Taking Purah

The story of Gideon reads like a roller-coaster. First, he’s afraid of everything, hiding in a winepress. Then he gets a call from God to lead Israel’s army, but he puts God to the test by throwing out some fleeces and asking them to be both wet and dry. Then when he’s got the assurance he needed, God dwindles down his army from 32,000 to 10,000 and then to 300.

300!

And those 300 were facing a Midianite army that were “like locusts.” And that those locust-like numbers had “camels more than the sand on the seashore.”

Up. Down. Up. Down. I can imagine Gideon getting sea sick. Then God told him this:

“Get up, go down against the camp, because I am going to give it into your hands.  If you are afraid to attack, go down to the camp with your servant Purah  and listen to what they are saying. Afterward, you will be encouraged to attack the camp” (Judges 7:9-11).

When the two men got there, they overheard a conversation where one enemy soldier told another one about a dream he had. The other responded that the dream meant without a doubt that Gideon (yes, he mentioned Gideon by name) and his army were going to come and rout them. Gideon must have been dumbstruck. Talk about a confidence-booster!

But here’s the question: Why did God tell him to take Purah with him down into the camp?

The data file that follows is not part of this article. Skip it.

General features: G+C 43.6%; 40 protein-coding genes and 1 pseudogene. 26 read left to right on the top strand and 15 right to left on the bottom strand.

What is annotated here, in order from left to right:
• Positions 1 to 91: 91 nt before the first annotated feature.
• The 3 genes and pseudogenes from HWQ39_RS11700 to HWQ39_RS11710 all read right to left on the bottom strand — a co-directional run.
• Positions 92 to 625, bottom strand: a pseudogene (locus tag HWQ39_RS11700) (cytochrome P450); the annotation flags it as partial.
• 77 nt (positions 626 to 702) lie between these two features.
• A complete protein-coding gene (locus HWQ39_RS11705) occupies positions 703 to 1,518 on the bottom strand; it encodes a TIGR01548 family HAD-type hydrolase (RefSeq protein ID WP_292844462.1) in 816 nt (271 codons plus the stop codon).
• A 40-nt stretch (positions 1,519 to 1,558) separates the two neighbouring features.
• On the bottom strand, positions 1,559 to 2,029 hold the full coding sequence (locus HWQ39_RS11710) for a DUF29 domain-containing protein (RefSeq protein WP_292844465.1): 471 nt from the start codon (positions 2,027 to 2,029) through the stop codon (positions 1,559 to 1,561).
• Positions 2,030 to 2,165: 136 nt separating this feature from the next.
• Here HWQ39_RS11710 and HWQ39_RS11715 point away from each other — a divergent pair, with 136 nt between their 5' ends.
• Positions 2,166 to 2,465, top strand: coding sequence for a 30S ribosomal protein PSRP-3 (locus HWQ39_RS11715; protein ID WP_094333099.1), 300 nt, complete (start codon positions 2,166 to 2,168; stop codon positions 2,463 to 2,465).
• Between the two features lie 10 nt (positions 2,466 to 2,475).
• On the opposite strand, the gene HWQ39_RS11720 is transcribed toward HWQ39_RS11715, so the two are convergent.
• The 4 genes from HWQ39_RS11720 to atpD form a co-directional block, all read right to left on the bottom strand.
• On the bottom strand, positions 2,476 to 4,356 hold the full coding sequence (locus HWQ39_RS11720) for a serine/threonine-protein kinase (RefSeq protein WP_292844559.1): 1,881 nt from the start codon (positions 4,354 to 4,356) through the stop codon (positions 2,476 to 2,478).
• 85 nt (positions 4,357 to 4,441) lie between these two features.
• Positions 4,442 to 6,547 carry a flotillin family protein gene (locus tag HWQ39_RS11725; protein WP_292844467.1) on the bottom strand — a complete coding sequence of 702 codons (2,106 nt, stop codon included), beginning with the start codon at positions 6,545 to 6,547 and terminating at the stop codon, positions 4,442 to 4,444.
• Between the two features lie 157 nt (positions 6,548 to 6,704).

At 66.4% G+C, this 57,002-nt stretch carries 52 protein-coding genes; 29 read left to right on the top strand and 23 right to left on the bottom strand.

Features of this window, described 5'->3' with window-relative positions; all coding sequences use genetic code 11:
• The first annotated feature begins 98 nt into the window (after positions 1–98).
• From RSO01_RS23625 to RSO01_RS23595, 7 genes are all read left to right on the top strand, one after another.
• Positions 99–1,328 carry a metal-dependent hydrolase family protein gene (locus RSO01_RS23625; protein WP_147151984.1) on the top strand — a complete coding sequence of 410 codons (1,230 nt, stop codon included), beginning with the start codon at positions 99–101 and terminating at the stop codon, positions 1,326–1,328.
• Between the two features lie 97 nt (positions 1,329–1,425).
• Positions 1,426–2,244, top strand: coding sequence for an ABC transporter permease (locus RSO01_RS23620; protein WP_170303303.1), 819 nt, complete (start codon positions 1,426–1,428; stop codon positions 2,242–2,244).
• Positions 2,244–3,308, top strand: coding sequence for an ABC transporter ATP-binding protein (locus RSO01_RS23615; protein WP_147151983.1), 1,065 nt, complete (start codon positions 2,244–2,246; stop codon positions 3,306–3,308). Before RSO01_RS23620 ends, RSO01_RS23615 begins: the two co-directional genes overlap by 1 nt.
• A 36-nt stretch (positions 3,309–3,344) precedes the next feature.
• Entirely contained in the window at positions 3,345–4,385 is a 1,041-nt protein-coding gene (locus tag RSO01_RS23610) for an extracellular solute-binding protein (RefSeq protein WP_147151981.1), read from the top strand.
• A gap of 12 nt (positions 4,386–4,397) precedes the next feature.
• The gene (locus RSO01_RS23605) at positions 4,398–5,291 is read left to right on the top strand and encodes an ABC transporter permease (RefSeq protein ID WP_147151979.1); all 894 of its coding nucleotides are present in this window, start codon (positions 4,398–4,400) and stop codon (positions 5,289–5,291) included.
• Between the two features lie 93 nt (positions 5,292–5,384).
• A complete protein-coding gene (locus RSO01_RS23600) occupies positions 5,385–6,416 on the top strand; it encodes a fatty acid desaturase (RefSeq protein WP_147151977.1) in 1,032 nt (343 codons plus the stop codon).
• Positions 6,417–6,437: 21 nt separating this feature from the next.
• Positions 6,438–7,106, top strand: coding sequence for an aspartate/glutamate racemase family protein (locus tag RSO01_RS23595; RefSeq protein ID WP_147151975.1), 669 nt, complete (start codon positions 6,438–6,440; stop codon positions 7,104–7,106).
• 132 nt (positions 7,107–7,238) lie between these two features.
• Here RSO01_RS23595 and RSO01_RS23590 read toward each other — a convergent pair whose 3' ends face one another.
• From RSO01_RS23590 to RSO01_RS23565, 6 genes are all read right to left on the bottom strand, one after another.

Maybe it was to carry his sword. Or a canteen. Or to keep Gideon from running away. Or maybe just for company.

Or maybe God told Gideon to take Purah because of our tendency to forget, or doubt, the things we hear.

Let’s face it – we have heard some pretty unbelievable stuff:

“There is no condemnation for those who are in Christ Jesus.”

“He who knew no sin became sin for us so that we might become the righteousness of God.”

“The Lord rejoices over you with singing.”

“What manner of love is this that we should be called the children of God?”

And then there are those things that are equally powerful but for a different reason:

“Pray continually.”

“Blessed are the poor.”

“Flee from sexual immorality.”

“Woe to you when all men speak well of you.”

We are forgetful and doubting people. Sometimes because what we hear is too good to be true; sometimes because it would be easier to forget what we heard. That’s why we need Purah – someone in our lives who has heard the same things we do, and in those moments when we doubt or forget, can stand beside us to remind us of the word of the Lord.

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